After being released from in prison in 2014, Meng Han immediately vowed to continue fighting for workers’ rights in China. Now, after completing another prison sentence on 3 September, it is clear that nothing has changed.
“The workers own this country,” Meng wrote in a now deleted blog post on 20 September. “If our actions are a crime, then I’m willing to take that risk and continue helping the workers solve their problems!”
Meng concedes that his lifelong devotion to the workers’ movement in China has brought him considerable personal pain and suffering but states unequivocally: “This is not my pain; this is the pain of our times!”
Meng Han at home with the calendar marking his 3 September release date
In his 10,245 character post, Meng retraces the path that led him from a 2013 Guangzhou hospital protest to his involvement in the Panyu Workers’ Centre, the struggle of the Lide shoe factory workers in 2015, his arrest, and the apparent desire of the authorities to crush civil society labour organizations in Guangdong.
It was during the struggle of the security guards at the Guangzhou Chinese Medicine University Auxiliary Hospital for proper employment contracts and social insurance that Meng first came to prominence as labour activist. After their employer refused to negotiate, Meng led his colleagues in a rooftop protest in August 2013; an act of defiance that earned him a nine month prison term.
Released on 18 May 2014, he almost immediately went back to work, joining the Panyu Workers’ Centre, which at the time was at the forefront of the workers’ movement in Guangdong. In his blog, Meng reminisces fondly about those times: the weekly picnics organised by the centre’s staff, the movement’s dynamic and motivated leaders; even the obstacles they faced, such as some workers collaborating with the authorities, were all outweighed by their own drive and determination.
Meng remains immensely proud of achievements of the Panyu Workers’ Centre in helping the Lide shoe factory workers emerge from a perilous and solitary fight to create a dynamic, inclusive movement that ended up victorious and provided an example of success for other workers to draw inspiration from. As a result of all the attention the protest received on both social and traditional media, Meng says, the centre helped to increase popular awareness and understanding of labour issues and shift the workers’ movement from a position of weakness to one of strength.
Meng also discusses in his blog the difficulties he faced during his imprisonment. His health deteriorated due to an illness he contracted and because of continual police mistreatment. He lost count of the number of times he was brought in for questioning, at any time of the day or night, and was appalled by the authorities’ perverse desire to obtain compromising information about his individual colleagues and the organisation as whole. He condemns their actions as downright “persecution” and states that the “judgement [in their case] was delivered from the moment the crackdown started.” Meng describes the shame of betraying his most cherished values and the loss of dignity he felt during his trial. He calls it a “farce” in which he put on a “bad performance” but says he finds comfort in the knowledge that there was only one possible outcome: “Our imprisonment was the best resolution possible.”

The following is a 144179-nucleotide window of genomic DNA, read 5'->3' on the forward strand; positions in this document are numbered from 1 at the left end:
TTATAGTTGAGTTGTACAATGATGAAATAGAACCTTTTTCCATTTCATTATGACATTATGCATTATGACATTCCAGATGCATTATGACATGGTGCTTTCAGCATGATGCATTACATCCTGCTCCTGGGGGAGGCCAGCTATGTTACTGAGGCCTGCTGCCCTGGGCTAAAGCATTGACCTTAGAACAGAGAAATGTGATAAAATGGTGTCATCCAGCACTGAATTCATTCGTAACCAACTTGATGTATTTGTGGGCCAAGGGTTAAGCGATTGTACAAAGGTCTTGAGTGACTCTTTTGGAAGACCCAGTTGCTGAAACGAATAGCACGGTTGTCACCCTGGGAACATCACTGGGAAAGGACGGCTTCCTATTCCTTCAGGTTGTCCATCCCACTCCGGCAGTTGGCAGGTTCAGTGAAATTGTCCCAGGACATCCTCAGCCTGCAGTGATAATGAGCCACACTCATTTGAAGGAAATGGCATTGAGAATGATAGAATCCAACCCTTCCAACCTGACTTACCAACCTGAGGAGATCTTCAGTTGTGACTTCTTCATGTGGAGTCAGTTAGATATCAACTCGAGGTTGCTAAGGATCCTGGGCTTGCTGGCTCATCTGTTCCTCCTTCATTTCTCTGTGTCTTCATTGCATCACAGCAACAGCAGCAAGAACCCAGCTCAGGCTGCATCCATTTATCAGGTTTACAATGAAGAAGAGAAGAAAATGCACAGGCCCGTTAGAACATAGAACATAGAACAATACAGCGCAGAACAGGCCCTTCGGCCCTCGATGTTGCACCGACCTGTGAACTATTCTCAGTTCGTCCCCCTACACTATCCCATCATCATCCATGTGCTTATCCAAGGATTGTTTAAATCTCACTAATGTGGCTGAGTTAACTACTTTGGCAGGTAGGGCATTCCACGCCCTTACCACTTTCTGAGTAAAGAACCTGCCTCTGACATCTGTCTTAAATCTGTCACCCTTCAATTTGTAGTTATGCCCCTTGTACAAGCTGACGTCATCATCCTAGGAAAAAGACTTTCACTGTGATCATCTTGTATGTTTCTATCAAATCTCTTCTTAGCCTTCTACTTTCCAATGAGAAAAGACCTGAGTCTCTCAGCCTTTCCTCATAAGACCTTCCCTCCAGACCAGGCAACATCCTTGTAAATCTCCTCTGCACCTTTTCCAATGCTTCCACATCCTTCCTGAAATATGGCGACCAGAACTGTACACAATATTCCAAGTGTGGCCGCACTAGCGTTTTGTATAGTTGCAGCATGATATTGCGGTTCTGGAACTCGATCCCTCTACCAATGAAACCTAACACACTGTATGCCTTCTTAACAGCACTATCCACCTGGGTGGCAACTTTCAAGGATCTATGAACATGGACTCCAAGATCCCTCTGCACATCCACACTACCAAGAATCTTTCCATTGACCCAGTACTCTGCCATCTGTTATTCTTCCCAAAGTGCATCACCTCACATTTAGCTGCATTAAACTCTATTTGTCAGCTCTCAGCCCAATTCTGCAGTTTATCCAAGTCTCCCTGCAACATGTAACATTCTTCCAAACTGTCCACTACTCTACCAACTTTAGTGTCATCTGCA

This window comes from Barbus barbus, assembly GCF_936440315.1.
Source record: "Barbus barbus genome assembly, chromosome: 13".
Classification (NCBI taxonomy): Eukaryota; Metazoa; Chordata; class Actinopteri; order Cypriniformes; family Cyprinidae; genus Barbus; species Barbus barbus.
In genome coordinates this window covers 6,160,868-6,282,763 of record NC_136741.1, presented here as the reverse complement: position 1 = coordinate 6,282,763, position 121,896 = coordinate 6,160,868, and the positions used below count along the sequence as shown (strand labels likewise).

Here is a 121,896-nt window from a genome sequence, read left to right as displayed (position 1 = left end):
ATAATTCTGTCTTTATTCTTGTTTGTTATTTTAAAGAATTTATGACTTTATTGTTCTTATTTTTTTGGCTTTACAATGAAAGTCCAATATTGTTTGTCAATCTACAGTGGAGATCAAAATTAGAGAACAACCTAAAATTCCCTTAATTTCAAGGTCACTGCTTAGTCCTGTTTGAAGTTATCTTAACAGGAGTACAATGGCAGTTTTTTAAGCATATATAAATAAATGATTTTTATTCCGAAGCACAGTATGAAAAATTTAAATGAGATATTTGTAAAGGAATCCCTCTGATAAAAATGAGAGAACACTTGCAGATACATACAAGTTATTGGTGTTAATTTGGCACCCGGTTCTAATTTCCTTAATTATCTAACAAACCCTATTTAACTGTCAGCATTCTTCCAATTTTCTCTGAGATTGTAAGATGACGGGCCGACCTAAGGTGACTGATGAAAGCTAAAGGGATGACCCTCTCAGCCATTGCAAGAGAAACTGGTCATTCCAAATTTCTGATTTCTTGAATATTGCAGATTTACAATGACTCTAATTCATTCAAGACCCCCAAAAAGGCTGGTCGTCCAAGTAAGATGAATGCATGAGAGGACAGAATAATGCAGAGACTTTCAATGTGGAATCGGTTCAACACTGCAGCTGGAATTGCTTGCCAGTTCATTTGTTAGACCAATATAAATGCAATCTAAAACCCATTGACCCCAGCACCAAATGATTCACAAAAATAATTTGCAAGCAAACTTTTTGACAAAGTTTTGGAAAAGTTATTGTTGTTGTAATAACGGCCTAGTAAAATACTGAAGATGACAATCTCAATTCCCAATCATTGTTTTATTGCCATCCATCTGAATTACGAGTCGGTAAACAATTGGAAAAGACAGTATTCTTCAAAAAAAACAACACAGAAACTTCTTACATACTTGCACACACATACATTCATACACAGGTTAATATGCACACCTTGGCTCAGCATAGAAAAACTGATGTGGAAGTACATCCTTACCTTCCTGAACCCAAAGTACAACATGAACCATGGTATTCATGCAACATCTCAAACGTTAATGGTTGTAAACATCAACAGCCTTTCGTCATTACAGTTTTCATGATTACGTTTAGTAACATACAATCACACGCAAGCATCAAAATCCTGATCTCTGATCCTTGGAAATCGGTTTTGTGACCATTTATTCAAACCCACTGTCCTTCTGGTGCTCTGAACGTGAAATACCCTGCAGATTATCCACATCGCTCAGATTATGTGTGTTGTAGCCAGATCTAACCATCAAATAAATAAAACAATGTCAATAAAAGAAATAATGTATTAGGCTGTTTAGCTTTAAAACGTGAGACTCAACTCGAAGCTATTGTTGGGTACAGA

Meng ponders his own future in labour activism and the broader issue of civil society in China. From the government’s perspective, he realises that the word non-governmental organization (NGO) is now tainted with negative connotations. Moreover, he concedes that he and his colleagues from the Panyu Workers’ Centre will always be associated with criminal activities, no matter what they do in the future.
Despite this, Meng believes that labour NGOs still have a vitally important role to play. Workers’ protests, he says, are rooted in a great injustice: for years, the government has strived for economic growth and prosperity but has completely ignored the workers who created that prosperity. Now, he says, the government is desperately trying to quash the only way workers have of expressing their grievances and this has created a dangerous and volatile situation in which reckless protest can lead to workers losing their freedom, their health, and sometimes even their life. Meng says it is still his mission and that of labour NGOs in general to prepare workers across China for the struggle ahead and help them to organize collectively and effectively.
Meng states emphatically that worker protests are about workers’ dignity and their desire for decent work, and he pointedly asks “why does the government condemn these acts as illegal?” Meng notes that the Lide workers had been hailed as heroes in the media and on the internet. However, he had “wrongly assumed that everybody understood that.”